German Economy Minister, Peter Altmaier, arrives for the weekly Cabinet meeting of the German government at the chancellery in Berlin, Dec. 12, 2018.
German Economy Minister, Peter Altmaier, arrives for the weekly Cabinet meeting of the German government at the chancellery in Berlin, Dec. 12, 2018.

BERLIN - Britain’s impending departure from the European Union poses a big risk, but domestic demand is still fueling growth in the German economy, Europe’s largest, Economy Minister Peter Altmaier said in an interview published Thursday.

Altmaier said Brexit, global trade conflicts and changes in automotive industry approvals had slowed economic growth in the second half of 2018, but Germany’s gross domestic product looked set to enter its 10th year of expansion in 2019.

“The order books of industry and the trades are full,” Altmaier told the Passauer Neue Presse newspaper. “The chances are good that economic growth will continue for a 10th consecutive year,” the longest period of continuous growth since the 1960s.

The German government last month cut its economic growth forecast for 2018 to around 1.5 to 1.6 percent from 1.8 percent.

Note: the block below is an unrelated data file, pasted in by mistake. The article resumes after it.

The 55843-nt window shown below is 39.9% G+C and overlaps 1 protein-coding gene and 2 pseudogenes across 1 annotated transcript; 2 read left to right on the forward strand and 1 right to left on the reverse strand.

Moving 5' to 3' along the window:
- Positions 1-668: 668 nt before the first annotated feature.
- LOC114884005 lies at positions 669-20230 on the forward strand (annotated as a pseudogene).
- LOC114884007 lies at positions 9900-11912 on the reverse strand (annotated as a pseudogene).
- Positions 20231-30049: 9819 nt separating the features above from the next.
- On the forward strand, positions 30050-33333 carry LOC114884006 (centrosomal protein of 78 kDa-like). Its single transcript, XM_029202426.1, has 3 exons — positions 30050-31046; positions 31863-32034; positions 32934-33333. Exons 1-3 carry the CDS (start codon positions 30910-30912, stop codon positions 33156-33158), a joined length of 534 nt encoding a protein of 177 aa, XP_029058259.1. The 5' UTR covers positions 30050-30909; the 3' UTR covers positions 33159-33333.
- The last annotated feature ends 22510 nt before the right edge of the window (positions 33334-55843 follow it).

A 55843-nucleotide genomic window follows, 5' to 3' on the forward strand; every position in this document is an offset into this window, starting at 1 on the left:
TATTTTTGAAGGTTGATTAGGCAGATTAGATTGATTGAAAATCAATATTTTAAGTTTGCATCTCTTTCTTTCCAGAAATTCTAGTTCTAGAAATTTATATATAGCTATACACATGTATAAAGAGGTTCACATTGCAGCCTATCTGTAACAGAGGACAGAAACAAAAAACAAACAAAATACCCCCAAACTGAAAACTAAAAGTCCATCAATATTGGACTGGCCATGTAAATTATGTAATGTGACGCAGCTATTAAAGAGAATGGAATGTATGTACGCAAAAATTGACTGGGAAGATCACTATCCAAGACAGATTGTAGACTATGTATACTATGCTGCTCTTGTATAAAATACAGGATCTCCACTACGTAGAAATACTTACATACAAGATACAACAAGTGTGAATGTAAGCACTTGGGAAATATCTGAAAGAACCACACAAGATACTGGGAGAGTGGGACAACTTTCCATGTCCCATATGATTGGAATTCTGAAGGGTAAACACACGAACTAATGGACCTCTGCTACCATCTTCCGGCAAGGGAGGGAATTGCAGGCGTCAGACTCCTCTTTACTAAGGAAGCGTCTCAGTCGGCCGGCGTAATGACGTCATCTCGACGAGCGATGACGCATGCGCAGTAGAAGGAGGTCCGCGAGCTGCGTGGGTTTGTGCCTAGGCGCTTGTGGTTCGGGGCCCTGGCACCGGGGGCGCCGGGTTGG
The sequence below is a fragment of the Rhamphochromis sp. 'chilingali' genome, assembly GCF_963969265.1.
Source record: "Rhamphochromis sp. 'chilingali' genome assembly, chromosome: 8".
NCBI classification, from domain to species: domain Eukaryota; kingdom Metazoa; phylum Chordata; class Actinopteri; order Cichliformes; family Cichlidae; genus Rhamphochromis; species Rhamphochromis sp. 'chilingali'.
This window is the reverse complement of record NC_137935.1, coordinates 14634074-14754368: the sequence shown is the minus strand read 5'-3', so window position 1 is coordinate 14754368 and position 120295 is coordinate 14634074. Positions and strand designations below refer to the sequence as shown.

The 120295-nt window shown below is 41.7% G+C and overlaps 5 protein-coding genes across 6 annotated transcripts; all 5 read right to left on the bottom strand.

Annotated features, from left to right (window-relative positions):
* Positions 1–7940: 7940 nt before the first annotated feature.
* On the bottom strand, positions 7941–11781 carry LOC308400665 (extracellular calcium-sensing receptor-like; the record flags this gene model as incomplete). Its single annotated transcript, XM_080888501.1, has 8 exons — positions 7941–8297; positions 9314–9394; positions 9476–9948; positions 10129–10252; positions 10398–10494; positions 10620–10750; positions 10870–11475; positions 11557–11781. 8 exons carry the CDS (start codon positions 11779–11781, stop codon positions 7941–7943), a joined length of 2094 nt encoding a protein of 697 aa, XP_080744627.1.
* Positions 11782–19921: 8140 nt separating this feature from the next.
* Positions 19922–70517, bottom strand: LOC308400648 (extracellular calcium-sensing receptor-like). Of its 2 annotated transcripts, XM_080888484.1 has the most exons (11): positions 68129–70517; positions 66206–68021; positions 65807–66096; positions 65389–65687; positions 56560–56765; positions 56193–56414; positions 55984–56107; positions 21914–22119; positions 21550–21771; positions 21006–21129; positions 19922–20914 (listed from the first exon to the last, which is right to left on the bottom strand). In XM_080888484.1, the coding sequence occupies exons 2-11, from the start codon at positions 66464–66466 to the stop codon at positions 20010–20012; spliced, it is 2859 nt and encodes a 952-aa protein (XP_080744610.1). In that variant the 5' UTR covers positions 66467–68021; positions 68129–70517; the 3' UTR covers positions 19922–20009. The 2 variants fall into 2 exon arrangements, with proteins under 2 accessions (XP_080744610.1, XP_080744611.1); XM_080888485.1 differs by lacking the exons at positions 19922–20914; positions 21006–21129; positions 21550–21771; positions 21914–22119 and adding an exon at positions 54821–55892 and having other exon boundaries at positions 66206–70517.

The German economy has shifted into a lower gear as Brexit and trade conflicts sparked by U.S. President Donald Trump’s “America First” policies cause business uncertainty.

German exporters are also struggling with a more general slowdown of foreign demand as the global economy cools.

Machines dig for brown coal in front of a smoking
FILE - Machines dig for coal in front of a smoking power plant near the city of Grevenbroich in Germany. Germany's economy minister says one challenge of the future is sustainable energy.

Altmaier cautioned that the prospects for continued economic expansion hinged on the ability of German industry to adapt to promising new areas such as electric mobility, sustainable energy production and artificial intelligence.

He said Brexit and a shortage of skilled labor posed risks to the economy, and many companies had not invested enough in expanding production. He called for quick parliamentary approval of a new immigration law aimed at filling those gaps.

Making it easier to attract skilled workers to Germany could boost economic growth by several tenths of a percentage point, he said, noting that Germany had some 57,000 unfilled trainee positions.

“The growth effects are difficult to quantify, but I expect that a functioning influx of migrants to the labor market could add multiple tenths of a percentage point of additional growth in Germany,” Altmaier told the paper.